European Union sugar exports will, thanks to a
bigger-than-expected reaction to the end of output quotas, rise even further
than had been thought this season– but this will mean a drop in prices.
US Department of Agriculture bureaux in Europe raised to
2.50m tonnes their forecast for EU sugar exports in 2017-18 (which started on
Sunday) – the highest in eight years.
The estimate was 300,000 tonnes above the USDA's official
forecast for shipments, although below figures from some other commentators. The
International Sugar Organization, for instance, sees EU exports this season at
The expectation for a sharp increase in volumes from last season,
when exports came in flat at 1.55m tonnes on the USDA bureaux's estimates, reflects
the boost to production from the ending of output quotas.
The bureaux pegged EU sugar output this season at 20.1m
tonnes – up 3.6m tonnes year on year, and 1.5m tonnes above the USDA's official
'Prices will need to
However, the enhanced export performance, which would likely
make the EU the world's fourth-ranked sugar shipper, after Brazil, Thailand and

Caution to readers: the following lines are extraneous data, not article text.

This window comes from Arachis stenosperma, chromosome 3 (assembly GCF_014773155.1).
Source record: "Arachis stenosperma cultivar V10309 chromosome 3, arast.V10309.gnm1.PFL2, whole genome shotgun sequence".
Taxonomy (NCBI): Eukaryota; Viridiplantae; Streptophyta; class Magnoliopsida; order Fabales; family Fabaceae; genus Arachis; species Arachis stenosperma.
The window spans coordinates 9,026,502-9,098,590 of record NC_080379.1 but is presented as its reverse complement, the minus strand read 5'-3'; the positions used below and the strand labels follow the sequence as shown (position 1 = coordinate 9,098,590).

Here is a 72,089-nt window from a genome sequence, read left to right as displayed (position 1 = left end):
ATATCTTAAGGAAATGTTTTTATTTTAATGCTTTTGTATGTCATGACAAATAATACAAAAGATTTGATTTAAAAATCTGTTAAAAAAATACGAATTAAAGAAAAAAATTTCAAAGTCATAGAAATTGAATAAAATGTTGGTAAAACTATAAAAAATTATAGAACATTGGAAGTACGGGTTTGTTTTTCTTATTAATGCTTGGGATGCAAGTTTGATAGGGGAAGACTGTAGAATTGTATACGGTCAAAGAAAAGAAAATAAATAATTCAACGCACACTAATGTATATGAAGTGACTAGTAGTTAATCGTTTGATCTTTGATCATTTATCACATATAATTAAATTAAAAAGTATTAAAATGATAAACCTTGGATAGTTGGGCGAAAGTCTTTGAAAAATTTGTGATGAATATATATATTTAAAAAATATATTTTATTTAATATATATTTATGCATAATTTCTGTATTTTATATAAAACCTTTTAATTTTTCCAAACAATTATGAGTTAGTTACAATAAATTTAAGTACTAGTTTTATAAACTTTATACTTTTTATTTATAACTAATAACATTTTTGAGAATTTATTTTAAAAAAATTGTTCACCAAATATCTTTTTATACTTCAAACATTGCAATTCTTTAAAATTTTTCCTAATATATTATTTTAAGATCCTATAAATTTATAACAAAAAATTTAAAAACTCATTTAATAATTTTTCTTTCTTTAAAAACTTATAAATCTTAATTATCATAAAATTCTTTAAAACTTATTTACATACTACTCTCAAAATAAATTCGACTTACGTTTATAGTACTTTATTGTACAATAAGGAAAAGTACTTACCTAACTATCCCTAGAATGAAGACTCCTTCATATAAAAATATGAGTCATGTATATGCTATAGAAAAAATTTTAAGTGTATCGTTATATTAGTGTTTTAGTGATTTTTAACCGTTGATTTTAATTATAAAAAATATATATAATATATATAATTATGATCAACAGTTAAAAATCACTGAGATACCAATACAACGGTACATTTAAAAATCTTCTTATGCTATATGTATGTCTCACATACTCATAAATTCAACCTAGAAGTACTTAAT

Australia, implies weaker prices.
"EU sugar prices will need to decrease to make EU sugar
competitive in the world market," if large exports are to be achieved, the
bureaux said in a report.
"While high-quality EU refined sugar may command a price
premium over world market prices, this premium will have to be limited if the
EU wants to achieve its export ambitions."
In fact, European sugar prices have proved resilient to the prospects
of market liberalisation and surging production, with values as of July, the latest
data available - at E501 a tonne, a premium of more than 50% to London white
sugar futures, according to European Commission data.
Credit Suisse last month reported that producers have been
striking forward supply contracts at levels below the official spot price, at "around
E450-plus per tonne", below levels of around E500 a tonne year before.
This represents "nowhere near the collapse that might
be implied by the export parity price", adding that the drop in values was "pretty
modest in the circumstances".
The bank attributed the resilience in prices to weak EU
inventories, with buyers last season running down stocks in expectation of
weaker values ahead.
'Downward pressure on
However, the USDA bureaux underlined their belief in weaker
values to come, given market liberalisation.
Without a guaranteed sugar beet price, which had "put a
floor under the cost of production for sugar, EU sugar prices can be expected
to closely follow low world sugar prices.
"EU sugar processors are also engaged in a competition to
maximise market share in the post-quota era, which may add further downward
pressure on prices."
London white sugar futures for December on Friday stood at
$378.40 a tonne, equivalent to E323 per tonne.